In one of the most important recent decisions, the U.S. Court of International Trade dismissed a case filed against the CEO of his importing company that had made false statements to U.S. Customs and Border Protection in the entry documents. This Court decision has significant implications for every owner, officer, and manager of any company involved in importing merchandise into the United States.
The chronology of the case is somewhat familiar. In 2002, Tip Top Pants, Inc., imported from Mexico 954 dozen men’s pants, and claimed NAFTA duty free treatment. Customs issued a Request for Information (CBP form 28), and then a Notice of Action (CBP Form 29) denying the NAFTA claim. Customs then issued a Pre-Penalty Notice against both Tip Top Pants and its CEO, Mr. Nigri, alleging negligence, and assessing a penalty of $55,000. Tip Top filed a response to the Pre-Penalty Notice. Customs then issued a final Penalty Notice. Tip Top Pants filed with Customs another petition seeking cancellation or mitigation of the penalty. Customs never responded to that Petition filed by Tip Top Pant’s attorney.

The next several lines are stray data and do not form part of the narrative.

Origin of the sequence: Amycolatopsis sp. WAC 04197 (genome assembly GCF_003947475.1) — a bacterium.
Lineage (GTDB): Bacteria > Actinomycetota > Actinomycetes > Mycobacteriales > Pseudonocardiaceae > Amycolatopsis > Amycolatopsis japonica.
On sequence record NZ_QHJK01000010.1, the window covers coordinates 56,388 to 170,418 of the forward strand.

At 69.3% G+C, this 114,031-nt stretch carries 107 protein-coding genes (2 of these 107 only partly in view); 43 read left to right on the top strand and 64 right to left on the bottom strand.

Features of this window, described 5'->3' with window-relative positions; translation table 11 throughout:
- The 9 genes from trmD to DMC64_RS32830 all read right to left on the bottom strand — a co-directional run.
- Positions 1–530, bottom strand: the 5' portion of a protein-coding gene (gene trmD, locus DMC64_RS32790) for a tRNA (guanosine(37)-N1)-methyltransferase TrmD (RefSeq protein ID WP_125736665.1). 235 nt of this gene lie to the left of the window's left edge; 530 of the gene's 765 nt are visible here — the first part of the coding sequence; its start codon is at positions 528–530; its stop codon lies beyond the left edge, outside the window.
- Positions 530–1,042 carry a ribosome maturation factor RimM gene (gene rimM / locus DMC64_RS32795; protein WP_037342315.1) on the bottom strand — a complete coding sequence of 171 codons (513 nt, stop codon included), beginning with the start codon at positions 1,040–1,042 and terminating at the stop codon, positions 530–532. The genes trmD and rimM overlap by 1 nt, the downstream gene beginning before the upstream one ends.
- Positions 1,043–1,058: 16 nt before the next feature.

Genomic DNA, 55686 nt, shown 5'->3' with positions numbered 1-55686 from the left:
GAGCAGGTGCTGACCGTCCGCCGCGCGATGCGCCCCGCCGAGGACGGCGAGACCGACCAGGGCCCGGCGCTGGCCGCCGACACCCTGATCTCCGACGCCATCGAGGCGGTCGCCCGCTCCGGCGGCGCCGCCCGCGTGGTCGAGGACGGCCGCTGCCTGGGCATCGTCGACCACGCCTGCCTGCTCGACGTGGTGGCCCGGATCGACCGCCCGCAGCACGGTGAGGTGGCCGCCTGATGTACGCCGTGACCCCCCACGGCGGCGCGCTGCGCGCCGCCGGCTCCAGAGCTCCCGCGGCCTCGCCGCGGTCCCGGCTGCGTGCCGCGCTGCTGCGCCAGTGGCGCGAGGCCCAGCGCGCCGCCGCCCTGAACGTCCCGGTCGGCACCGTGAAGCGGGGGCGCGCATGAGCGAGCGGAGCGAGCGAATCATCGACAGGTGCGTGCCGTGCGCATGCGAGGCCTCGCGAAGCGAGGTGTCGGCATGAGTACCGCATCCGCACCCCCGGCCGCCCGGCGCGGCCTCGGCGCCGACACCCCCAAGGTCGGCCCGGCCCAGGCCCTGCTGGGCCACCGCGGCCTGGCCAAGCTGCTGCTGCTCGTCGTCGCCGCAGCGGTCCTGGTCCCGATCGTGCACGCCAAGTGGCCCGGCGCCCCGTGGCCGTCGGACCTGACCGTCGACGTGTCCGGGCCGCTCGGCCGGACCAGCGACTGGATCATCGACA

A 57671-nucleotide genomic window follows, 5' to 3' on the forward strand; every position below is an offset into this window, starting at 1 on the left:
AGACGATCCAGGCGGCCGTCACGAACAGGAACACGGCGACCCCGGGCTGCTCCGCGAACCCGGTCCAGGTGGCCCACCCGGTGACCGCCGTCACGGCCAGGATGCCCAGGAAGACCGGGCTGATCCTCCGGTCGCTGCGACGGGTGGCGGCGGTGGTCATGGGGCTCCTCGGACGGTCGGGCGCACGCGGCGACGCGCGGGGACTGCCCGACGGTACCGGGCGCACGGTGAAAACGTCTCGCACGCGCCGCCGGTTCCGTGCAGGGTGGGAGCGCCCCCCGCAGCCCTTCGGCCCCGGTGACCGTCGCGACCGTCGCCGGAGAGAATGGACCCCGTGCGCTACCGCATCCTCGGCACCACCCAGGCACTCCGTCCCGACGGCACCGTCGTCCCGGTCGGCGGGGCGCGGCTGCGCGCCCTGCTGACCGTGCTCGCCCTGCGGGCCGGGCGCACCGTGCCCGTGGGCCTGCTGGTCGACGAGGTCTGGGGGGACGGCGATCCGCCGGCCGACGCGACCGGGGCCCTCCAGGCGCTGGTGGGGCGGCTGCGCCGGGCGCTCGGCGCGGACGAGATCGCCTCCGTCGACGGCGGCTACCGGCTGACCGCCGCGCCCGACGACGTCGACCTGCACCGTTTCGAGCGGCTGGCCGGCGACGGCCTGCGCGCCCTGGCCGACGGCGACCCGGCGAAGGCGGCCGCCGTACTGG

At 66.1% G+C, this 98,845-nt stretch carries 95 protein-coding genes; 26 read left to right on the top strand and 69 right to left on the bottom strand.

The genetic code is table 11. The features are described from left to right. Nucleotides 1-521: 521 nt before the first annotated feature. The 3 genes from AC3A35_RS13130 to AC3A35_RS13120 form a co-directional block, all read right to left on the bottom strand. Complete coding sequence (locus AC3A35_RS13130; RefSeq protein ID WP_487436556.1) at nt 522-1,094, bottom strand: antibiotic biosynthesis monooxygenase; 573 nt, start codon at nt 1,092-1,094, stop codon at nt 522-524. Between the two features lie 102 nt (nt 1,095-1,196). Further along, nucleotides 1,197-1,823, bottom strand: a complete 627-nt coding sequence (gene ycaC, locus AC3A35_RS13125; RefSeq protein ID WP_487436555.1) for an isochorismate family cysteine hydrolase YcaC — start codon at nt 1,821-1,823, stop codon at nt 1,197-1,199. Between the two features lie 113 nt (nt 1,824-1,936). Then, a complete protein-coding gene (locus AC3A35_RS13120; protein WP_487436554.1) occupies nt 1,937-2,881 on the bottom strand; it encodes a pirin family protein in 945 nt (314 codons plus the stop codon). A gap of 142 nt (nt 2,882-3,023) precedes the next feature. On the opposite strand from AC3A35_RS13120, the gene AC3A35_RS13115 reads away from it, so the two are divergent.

Even though the disputed customs duties were subsequently paid by Tip Top Pants, Customs sued both Tip Top Pants, Inc. and its Chairman and CEO, Mr. Saad Nigri, for violating 19 U.S.C. 1592, by allegedly making material false statements or acts, or material omissions, in connection with the entry of the men’s pants from Mexico.
The Court took the unusual action of dismissing Mr. Nigri as a defendant in the case for two reasons. The first reason is that Customs failed to […]